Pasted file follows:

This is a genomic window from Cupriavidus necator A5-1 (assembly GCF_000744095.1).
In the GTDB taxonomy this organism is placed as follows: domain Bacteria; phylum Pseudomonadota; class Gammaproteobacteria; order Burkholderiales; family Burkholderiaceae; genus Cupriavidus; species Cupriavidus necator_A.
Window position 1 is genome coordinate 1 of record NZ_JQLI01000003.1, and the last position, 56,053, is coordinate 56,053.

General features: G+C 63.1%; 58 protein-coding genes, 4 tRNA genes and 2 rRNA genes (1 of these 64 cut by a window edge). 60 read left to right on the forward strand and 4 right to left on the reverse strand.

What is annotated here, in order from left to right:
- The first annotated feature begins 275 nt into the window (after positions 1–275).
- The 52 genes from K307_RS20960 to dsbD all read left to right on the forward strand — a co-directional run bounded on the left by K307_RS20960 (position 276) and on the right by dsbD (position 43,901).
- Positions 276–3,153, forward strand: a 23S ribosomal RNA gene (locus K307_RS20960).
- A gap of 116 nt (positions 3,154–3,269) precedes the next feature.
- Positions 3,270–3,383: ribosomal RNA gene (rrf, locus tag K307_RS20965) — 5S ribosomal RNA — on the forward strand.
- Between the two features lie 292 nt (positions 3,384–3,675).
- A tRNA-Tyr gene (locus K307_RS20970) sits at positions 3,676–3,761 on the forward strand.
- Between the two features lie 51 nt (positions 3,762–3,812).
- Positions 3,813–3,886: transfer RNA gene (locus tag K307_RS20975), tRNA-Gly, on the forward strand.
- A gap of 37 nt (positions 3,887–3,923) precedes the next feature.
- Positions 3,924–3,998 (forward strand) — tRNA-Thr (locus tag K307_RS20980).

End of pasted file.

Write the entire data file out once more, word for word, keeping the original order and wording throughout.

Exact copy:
This is a genomic window from Cupriavidus necator A5-1 (assembly GCF_000744095.1).
In the GTDB taxonomy this organism is placed as follows: domain Bacteria; phylum Pseudomonadota; class Gammaproteobacteria; order Burkholderiales; family Burkholderiaceae; genus Cupriavidus; species Cupriavidus necator_A.
Window position 1 is genome coordinate 1 of record NZ_JQLI01000003.1, and the last position, 56,053, is coordinate 56,053.

General features: G+C 63.1%; 58 protein-coding genes, 4 tRNA genes and 2 rRNA genes (1 of these 64 cut by a window edge). 60 read left to right on the forward strand and 4 right to left on the reverse strand.

What is annotated here, in order from left to right:
- The first annotated feature begins 275 nt into the window (after positions 1–275).
- The 52 genes from K307_RS20960 to dsbD all read left to right on the forward strand — a co-directional run bounded on the left by K307_RS20960 (position 276) and on the right by dsbD (position 43,901).
- Positions 276–3,153, forward strand: a 23S ribosomal RNA gene (locus K307_RS20960).
- A gap of 116 nt (positions 3,154–3,269) precedes the next feature.
- Positions 3,270–3,383: ribosomal RNA gene (rrf, locus tag K307_RS20965) — 5S ribosomal RNA — on the forward strand.
- Between the two features lie 292 nt (positions 3,384–3,675).
- A tRNA-Tyr gene (locus K307_RS20970) sits at positions 3,676–3,761 on the forward strand.
- Between the two features lie 51 nt (positions 3,762–3,812).
- Positions 3,813–3,886: transfer RNA gene (locus tag K307_RS20975), tRNA-Gly, on the forward strand.
- A gap of 37 nt (positions 3,887–3,923) precedes the next feature.
- Positions 3,924–3,998 (forward strand) — tRNA-Thr (locus tag K307_RS20980).